Inizi under sail before we parted company

We had another great sail and were making good time to round Carnsore Point… the bottom right hand corner of Ireland…with tides in our favour.

We were joined for a good 10 minutes by a seal that was playing around the back of the boat and then diving under the hull, only to reappear behind us again.

A very poor shot of the seal...by the time I'd got the camera, he'd seen enough of us.

A very poor shot of the seal…by the time I’d got the camera, he’d seen enough of us.

As we were passing Rosslaire, there was a call on the radio from Testa Rossa. They were having trouble with their engine overheating and were having to head for Carnsore Point and it’s notorious overfalls with no engine. We went out to shepherd them in and give a tow if they needed it ……. which they did, just as the tide was on the turn, the wind was dropping and Carnsore Point was looming.
We spent a while sorting out a tow line….heads down, we nearly ran into the back of them!!

Testa Rossa in tow

Testa Rossa in tow

With very little fuss we managed to get them in tow and made our way at 4/5 knots the last 9nm across the bay and through St Patrick’s Bridge.

Coming through 'The Bridge'. You can see the current behind.

Coming through ‘The Bridge’. You can see the current behind.

At last we were approaching the harbour and Testa Rossa could risk putting on her engine for the last few hundred metres to the marina.

Kilmore Quay tantalizingly close, with swirling tidal eddies.

Kilmore Quay tantalizingly close, with swirling tidal eddies.

Once in, the harbour all was calm and peaceful.

Reflections...... on the water and on the day and lessons learned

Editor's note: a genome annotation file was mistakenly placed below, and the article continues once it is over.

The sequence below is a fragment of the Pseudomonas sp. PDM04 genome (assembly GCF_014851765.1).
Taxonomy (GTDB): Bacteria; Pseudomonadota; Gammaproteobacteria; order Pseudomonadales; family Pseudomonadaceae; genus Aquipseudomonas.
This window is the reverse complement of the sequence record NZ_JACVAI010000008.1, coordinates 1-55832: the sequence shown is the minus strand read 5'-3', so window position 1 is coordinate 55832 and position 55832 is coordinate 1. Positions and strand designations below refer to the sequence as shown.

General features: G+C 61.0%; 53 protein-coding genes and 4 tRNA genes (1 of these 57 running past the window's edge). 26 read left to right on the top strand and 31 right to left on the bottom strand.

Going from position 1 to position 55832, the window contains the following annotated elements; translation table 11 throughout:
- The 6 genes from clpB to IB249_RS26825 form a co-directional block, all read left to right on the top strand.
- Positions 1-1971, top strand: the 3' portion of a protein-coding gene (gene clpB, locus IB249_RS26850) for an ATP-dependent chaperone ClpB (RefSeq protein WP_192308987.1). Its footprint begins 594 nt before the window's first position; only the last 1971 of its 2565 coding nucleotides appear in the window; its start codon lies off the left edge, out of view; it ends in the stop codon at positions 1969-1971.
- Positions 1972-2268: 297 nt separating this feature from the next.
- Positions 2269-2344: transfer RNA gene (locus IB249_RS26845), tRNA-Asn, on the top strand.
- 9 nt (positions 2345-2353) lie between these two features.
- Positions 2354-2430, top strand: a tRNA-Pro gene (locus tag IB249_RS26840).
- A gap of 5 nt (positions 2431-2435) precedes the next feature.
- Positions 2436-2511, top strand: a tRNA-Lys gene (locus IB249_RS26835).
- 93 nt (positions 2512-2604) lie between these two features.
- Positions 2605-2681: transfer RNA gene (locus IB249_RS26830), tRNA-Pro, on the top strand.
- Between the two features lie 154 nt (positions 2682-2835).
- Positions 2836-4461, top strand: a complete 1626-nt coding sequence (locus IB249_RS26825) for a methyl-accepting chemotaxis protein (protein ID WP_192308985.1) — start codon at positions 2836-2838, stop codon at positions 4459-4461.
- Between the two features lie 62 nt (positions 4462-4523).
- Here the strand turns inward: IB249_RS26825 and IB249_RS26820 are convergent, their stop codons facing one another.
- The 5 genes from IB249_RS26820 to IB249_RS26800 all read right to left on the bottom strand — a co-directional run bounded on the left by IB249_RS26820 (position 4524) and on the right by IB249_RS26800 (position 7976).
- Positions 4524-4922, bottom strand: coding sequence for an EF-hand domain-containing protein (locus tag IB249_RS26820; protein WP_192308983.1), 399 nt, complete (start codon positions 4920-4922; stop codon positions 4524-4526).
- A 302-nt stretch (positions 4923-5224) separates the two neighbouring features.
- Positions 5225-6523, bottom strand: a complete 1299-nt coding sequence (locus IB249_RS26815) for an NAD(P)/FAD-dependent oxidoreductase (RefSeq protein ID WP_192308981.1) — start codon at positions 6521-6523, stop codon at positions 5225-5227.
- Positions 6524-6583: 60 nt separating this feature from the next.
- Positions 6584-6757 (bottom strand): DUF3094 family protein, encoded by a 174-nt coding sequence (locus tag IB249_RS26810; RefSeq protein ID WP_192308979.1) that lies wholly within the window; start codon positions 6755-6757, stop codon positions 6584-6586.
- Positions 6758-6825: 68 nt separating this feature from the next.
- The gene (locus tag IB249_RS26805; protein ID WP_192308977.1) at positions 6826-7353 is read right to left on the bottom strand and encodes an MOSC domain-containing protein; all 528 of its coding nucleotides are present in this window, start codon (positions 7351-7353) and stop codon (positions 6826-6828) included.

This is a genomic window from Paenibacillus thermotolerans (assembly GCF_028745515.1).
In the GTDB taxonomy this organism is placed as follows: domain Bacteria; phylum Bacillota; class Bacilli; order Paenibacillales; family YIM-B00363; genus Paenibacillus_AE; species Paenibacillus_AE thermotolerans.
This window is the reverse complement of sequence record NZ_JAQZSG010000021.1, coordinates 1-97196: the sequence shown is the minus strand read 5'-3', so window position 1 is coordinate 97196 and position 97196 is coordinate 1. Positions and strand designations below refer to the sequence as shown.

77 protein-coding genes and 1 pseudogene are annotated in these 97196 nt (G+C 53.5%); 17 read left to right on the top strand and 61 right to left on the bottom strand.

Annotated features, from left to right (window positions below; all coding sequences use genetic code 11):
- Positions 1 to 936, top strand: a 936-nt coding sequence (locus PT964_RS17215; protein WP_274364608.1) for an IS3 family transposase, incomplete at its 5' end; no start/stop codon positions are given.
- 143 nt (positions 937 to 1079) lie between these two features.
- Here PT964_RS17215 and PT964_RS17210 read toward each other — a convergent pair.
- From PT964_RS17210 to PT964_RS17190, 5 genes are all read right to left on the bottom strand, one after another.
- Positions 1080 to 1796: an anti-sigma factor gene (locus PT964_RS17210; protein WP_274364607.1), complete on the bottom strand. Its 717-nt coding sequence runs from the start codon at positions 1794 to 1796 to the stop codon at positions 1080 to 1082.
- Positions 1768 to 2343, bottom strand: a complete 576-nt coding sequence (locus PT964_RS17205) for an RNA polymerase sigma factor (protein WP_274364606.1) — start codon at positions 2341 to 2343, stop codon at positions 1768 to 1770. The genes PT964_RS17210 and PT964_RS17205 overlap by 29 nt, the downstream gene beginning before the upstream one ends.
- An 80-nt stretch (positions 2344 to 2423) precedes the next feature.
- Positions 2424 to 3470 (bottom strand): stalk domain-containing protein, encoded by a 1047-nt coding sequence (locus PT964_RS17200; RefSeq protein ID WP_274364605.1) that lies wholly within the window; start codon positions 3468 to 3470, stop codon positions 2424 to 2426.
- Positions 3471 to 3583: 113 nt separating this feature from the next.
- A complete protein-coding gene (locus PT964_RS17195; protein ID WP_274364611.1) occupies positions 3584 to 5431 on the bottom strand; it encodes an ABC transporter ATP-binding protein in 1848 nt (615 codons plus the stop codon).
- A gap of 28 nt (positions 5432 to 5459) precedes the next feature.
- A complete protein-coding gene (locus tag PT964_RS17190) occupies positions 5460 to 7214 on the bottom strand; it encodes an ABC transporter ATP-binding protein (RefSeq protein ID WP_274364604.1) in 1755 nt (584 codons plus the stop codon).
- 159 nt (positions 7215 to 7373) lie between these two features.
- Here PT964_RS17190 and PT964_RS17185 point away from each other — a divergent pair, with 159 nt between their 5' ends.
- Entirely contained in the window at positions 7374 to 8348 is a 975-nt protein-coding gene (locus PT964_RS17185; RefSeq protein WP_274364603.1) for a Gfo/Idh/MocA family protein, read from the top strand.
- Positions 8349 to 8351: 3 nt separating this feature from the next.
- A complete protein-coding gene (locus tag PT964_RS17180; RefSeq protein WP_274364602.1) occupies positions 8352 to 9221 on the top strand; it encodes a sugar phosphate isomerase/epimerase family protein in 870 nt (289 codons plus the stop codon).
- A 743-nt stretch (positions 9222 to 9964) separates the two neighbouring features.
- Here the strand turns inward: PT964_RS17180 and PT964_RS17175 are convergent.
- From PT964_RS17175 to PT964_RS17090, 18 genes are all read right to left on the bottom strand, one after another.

Reflections…… on the water and on the day and lessons learned

All three boats safely in harbour, all nine of us got together in our cockpit for a ‘sun downer’ or two and then a trip to the ‘Chipper’ to bring back dinner.

Friday

We pulled up the anchor and set off at 1145, bound for Wicklow. The sailing was so good that we decided to push on to Arklow! It’s great to be able to change plans and alter course on a whim.

Arklow has a marina, but access is restricted for larger boats, so we arranged with the HM to go alongside one of the Wind Farm catermerans in the fishing dock. Having secured ourselves, it was quite a climb up onto the cat.

The Yellow Cat we moored against

The Yellow Cat we moored against…..quite a high freeboard!

It was a longish walk up to the bridge and round to the sailing club. On the way round we noticed the Sail Against Cancer Ireland boat that we had last seen in Ardglass. There are 5 people, from Shannon Sailing Club, who are fulfilling the Captain’s dream of sailing around Ireland in his Jenneau 28. Two of the crew have had cancer. The captain, Chris, is in remission and the navigator, Dave, is due to have his last chemo this weekend. He’s travelling to Cork and back in a day and will be back onboard by the evening! We met up with them at the SC, over a couple of Guinesses, and found ourselves being invited back for dinner.

Cosy, but great company

Cosy, but great company

Once again we have met more friends on our way ……… and on our wavelength!

They have a Facebook page:- ‘Sail Against Cancer Ireland’ where you can follow their progress if you’re interested. Just press the ‘Like’ if you visit.

Wednesday

We spent today doing odd jobs onboard. Marcus bought 20ltrs of engine oil and started to get ready to replace the old with the new and I spent some time catching up with the blog. Unfortunately the clever little pump, that was supposed to draw the oil up through the dip stick hole, didn’t fit; consequently the aft cockpit is rapidly turning into a ‘back yard’ with all the bits waiting for a job to be done. We’ve been told there’s an amazing chandlery at Kilmore Quay, so hopefully we will be able to get the necessary bits there.